A casual remark about transphobia in my family prompted her to ask about my transition (if in doubt, don't do this). I attempted to express my reluctance to answer and was informed I was making assumptions. Reassured that she didn't need to know anything I sidestepped the question only to be bombarded a couple of minutes later with her assumption - all guesswork on her part - incorrect - my explanations and an excerpt from the well known text minimised to me being "touchy".

    Many trans people will be familiar with this form of microaggression: 'you only think that because you're trans/closeted' of whatever - it's part and parcel of the unmarked/marked distinction - what she was saying wasn't applicable to my circumstances but when cornered I submit.

    I didn't sleep well that night - the next day I tried to correct these misapprehensions - this time dismissed as adversarial. We like stroppy women but only when they're on message. So I left it a couple of days and again tried to clarify my boundaries - I offered information which I'd rather not have provided, redirecting the conversation to intersectionality and the weaponisation of gender, once again I was asked to do mahi - again I had to sidestep but if in doubt - no really means NO. A couple of days later I realised this whole exchange had been a case of me doing mahi.

    I was exhausted and figured she'd grasped the basic gist of where I was coming from so beyond some follower recommendations we didn't speak for a month until I saw her boost one of those oppositional-sexist tweets and I blocked her.

    Feeling guilty about this abjugation of responsibility I unblocked to find out where things went wrong - it was then that I cottoned to the fact that there was some subtext I'd neglected. Fair enough, that was repugnant behaviour on my part. The repeated admission that I was trolling only exacerbating the harm caused. Fortunately our conversations are moving on from the ciscentric framing to some extent now.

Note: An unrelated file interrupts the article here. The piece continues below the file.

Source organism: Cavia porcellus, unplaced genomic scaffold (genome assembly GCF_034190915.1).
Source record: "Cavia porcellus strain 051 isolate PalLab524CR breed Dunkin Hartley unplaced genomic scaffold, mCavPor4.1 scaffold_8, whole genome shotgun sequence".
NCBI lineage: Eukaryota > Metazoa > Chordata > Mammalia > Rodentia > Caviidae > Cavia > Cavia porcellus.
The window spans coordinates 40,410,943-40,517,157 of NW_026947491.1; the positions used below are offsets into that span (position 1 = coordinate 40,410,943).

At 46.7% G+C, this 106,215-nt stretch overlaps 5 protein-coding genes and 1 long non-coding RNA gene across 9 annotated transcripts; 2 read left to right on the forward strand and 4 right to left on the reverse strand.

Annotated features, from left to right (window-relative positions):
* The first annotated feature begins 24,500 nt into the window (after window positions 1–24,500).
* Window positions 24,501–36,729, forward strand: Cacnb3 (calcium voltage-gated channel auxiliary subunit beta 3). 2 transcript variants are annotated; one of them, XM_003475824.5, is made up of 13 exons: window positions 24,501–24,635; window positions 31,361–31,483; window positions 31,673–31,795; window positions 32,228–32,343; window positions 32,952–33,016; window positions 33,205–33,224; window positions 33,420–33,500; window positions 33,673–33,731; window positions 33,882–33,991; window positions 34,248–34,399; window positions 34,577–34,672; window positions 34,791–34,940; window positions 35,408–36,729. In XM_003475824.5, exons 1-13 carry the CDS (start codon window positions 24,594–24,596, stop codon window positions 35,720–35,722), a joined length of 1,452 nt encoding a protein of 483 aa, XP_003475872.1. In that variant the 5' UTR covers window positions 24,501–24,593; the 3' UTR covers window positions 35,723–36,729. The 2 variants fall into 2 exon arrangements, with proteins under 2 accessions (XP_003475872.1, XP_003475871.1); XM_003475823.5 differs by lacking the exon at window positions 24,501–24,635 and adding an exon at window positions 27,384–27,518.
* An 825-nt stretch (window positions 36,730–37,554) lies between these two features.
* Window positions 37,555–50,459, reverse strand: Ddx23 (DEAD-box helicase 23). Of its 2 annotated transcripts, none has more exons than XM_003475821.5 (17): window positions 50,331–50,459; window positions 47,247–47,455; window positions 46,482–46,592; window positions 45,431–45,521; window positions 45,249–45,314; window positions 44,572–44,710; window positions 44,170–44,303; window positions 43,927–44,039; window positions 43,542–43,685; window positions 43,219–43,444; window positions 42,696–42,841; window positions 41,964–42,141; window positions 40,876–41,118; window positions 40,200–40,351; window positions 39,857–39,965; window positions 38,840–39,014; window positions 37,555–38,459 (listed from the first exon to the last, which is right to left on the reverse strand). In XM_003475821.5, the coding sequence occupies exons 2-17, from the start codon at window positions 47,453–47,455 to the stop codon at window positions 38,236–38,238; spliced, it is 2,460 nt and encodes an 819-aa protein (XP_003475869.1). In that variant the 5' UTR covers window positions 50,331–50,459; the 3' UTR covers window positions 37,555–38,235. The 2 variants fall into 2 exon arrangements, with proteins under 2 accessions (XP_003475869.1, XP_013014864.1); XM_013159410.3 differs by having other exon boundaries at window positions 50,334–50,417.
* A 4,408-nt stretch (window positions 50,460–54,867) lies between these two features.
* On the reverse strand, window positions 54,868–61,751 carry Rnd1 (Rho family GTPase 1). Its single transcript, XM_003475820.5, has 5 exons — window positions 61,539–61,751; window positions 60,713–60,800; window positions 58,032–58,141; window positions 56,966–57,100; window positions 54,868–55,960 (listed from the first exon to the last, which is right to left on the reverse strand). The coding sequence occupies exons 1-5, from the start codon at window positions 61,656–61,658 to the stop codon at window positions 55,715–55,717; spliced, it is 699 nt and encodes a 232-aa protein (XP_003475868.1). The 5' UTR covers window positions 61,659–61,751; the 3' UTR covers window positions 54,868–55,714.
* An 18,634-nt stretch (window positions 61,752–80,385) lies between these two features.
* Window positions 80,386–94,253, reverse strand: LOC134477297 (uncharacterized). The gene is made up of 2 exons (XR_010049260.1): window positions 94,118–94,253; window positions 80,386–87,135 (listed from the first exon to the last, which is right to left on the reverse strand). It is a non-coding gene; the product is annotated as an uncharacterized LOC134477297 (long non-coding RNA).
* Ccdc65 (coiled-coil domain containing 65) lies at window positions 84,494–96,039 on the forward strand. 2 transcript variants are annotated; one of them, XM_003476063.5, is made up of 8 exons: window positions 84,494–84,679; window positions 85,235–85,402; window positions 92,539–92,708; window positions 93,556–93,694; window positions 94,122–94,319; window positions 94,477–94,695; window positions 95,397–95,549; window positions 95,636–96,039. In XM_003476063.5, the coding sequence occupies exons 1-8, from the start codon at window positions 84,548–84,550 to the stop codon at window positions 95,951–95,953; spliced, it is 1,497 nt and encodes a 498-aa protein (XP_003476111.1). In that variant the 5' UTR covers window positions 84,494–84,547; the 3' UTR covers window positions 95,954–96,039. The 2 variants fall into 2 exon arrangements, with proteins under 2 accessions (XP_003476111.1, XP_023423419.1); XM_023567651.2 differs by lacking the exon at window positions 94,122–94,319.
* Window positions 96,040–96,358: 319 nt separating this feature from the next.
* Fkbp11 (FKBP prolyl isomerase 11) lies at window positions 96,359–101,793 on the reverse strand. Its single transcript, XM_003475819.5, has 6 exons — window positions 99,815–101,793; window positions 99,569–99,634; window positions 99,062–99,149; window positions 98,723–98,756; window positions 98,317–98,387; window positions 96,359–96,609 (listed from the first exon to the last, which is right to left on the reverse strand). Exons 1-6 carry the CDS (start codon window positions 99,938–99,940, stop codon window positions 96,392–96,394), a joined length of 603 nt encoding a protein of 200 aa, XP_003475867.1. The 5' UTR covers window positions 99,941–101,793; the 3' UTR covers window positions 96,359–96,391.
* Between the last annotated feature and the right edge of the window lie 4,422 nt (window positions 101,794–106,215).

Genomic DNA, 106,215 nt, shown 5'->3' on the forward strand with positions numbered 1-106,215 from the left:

As to how she knew who I am on here? That's something I'd felt best to disclose during the brief introduction which had preceeded these interactions.

    Anyway, I thought that might be the beginning of a new phase - instead I was listening to myths about trans people. To anyone new to the topic, trans men have been having babies for eons, even from a trans medical perspective one of the oldest cases in popular memory dates back almost twenty years.

    She was very helpful at that point in crowdsourcing some information but essentially it was just the same old thing where I'm an angry trans woman, the only person bothered by the weaponisation of gender - which by then knew to be gaslighting having in the meantime encountered more trans people to whom this causes a great deal of anxiety.

    Anyway, we didn't have another proper private for a couple of months, and only then - ignoring that 'don't punch down' slogan - when things came to a head after she jumped onto a thread I was writing about decentering gender binary wrt sexual violence. More mahi. More invalidation.

    There was no further private communication for another 6 weeks until she retweeted another one of those pieces that erases female perps. I tried to put on a brave face but as far as I was concerned I was done, quickly thereafter disengaging, suffice to say we've not conversed since. I wasn't even so much troubled by the fact that she was once again dismissing loosely related CDC findings but more so by the fact that there's a thread on this site, in which she was a participant, and in which her friend briefly mentions a couple of incidents where on recollection she realised that her sexual partner had been obliging her (up to the point of recognition).